For the past year, Walkup, who also owns an 1890s-era home next door, has been a regular sight at Tacoma’s Landmarks Preservation Commission (LPC) meetings. Last summer, a group of Wedge residents submitted an application to designate the Wedge neighborhood an historic district. According to the application, the Wedge is a part of Tacoma that boasts more than 50 homes dating back 80 years or more. It’s also where Tacoma pioneer Aaron Titlow, candy company entrepreneurs Frank and Ethel Mars, and Titanic survivor Anne Kincaid resided. And its ringed by Wright Park, the North Slope Historic District, and many of the city’s oldest churches.

Walkup has testified in support of the designation, and would like her neighborhood to receive the special protection afforded to historic districts.

The Tacoma Daily Index met Walkup in her home recently to discuss her involvement and interest in the Wedge neighborhood.

TACOMA DAILY INDEX: When and why did you first move to the Wedge neighborhood?

DIANE WALKUP: My ex-partner, Richard Turner, worked for the city’s department of historic preservation in the early-1980s or late-1970s, was a real preservationist. He would drive around just to look at houses. He spotted this house one day with a ‘for sale’ sign. It was so striking looking. His jaw dropped. He brought me by. We fell in love with it and bought it. That was in 1985.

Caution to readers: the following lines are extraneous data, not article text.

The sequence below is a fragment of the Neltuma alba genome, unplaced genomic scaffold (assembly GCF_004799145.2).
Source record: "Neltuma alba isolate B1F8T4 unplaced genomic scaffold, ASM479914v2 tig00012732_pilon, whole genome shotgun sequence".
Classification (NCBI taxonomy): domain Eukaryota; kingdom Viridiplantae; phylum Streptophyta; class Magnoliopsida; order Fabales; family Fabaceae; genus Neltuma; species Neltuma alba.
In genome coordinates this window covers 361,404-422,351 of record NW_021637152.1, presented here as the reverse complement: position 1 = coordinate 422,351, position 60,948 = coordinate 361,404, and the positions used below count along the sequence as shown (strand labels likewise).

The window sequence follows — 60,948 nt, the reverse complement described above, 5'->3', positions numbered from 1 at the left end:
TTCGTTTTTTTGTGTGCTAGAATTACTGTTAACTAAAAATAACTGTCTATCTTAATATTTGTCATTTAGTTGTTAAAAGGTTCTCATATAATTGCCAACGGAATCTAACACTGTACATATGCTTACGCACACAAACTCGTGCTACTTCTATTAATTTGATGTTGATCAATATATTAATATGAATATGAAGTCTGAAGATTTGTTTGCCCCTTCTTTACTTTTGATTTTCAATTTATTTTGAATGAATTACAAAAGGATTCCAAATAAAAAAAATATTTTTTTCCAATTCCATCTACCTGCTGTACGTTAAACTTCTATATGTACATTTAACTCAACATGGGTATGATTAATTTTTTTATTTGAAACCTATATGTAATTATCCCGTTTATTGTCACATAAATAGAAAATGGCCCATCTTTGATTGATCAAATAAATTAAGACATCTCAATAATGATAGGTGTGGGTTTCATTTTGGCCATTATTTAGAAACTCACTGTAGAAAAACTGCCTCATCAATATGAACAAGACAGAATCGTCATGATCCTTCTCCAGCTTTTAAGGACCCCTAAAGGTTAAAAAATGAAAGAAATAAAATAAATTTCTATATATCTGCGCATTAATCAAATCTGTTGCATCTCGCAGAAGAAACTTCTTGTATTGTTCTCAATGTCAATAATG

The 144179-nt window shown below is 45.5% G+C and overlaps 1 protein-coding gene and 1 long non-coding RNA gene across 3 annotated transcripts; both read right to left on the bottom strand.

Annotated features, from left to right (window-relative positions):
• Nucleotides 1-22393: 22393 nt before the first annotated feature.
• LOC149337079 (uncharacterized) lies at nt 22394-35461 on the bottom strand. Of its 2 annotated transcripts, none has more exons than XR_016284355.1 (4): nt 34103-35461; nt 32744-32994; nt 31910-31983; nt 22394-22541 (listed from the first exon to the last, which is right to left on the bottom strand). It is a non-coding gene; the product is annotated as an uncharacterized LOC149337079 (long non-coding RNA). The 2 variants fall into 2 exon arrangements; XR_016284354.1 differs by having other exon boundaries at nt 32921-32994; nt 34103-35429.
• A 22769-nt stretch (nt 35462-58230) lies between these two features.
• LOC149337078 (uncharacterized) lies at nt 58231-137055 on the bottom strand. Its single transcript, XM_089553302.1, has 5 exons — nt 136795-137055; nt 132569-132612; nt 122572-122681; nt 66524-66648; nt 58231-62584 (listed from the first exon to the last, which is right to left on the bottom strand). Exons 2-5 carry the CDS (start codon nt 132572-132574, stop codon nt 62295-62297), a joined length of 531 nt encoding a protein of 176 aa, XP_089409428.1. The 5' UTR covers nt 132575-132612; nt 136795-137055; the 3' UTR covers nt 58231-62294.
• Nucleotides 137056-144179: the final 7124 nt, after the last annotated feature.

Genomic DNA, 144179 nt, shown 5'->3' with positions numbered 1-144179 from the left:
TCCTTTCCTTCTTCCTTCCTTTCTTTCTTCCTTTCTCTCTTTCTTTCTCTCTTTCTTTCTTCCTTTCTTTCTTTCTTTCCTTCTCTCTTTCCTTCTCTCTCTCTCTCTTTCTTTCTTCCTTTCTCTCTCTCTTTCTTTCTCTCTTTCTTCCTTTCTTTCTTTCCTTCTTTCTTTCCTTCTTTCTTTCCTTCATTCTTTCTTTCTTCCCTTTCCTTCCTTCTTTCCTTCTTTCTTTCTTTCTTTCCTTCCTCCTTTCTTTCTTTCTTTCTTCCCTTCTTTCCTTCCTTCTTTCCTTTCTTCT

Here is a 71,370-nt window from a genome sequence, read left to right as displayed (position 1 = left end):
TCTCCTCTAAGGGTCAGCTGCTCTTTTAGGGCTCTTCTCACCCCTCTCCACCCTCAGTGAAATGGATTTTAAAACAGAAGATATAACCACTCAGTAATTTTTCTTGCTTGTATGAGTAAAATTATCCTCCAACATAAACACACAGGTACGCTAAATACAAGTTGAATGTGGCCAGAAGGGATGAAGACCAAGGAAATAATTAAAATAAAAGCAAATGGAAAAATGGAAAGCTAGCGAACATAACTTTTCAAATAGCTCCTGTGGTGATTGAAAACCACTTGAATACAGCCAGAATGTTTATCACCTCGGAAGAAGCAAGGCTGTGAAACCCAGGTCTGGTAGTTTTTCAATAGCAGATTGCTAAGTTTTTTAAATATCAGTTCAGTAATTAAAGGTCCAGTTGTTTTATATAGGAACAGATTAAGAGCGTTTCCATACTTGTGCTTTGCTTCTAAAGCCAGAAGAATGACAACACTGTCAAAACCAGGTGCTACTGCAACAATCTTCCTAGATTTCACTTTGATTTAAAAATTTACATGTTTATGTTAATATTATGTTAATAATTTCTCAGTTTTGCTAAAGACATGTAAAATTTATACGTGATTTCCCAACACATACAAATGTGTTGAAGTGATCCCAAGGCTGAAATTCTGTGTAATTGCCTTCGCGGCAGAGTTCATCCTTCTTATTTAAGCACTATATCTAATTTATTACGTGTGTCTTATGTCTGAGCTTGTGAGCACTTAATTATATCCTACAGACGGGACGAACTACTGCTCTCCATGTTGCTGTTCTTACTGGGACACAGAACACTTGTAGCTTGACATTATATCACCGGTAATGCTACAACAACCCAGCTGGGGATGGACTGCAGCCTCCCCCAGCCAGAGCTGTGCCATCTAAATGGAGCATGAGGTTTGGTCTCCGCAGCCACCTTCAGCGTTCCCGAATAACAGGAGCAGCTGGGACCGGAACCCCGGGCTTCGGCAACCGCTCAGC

INDEX: What did the neighborhood look like at the time?

WALKUP: This house had been vacant for a year. The owner died in 1984, and it was vacant for a year. The other houses, everything looked the same. At that point, all these houses were really cheap. This was over 20 years ago. It was close to the Hilltop. At that point, people still didn’t want to live in the inner-city. Although the Wedge, even then, had a really strong, cohesive, residential neighborhood group.

INDEX: What do you know about the home where you live?

WALKUP: I know a little. I wish I knew more. I thought it was built in 1886 because that’s what we were told by the nephew of the woman who lived here all her life — the house was built in 1886. But other records say 1890s. Alvin McIlvaine had two daughters: one married, one didn’t. The one who didn’t was Myrtle McIlvaine. She was a school teacher. She lived in this house her entire life. She died in 1984. So it’s like a car that’s just had one-family ownership. I’m guessing she was in her eighties. There are some historical apartments on South J and either 9th or 11th called the McIlvaine Apartments. I have done research in the Northwest Room, and Alvin had those apartments built and they were in the family for many decades. Those apartments, there’s a big plaque there — National Historic Register — which I think is a neat tie-in to this home. To think that those apartments are on the national historic register and the person responsible for them being built lived in this home.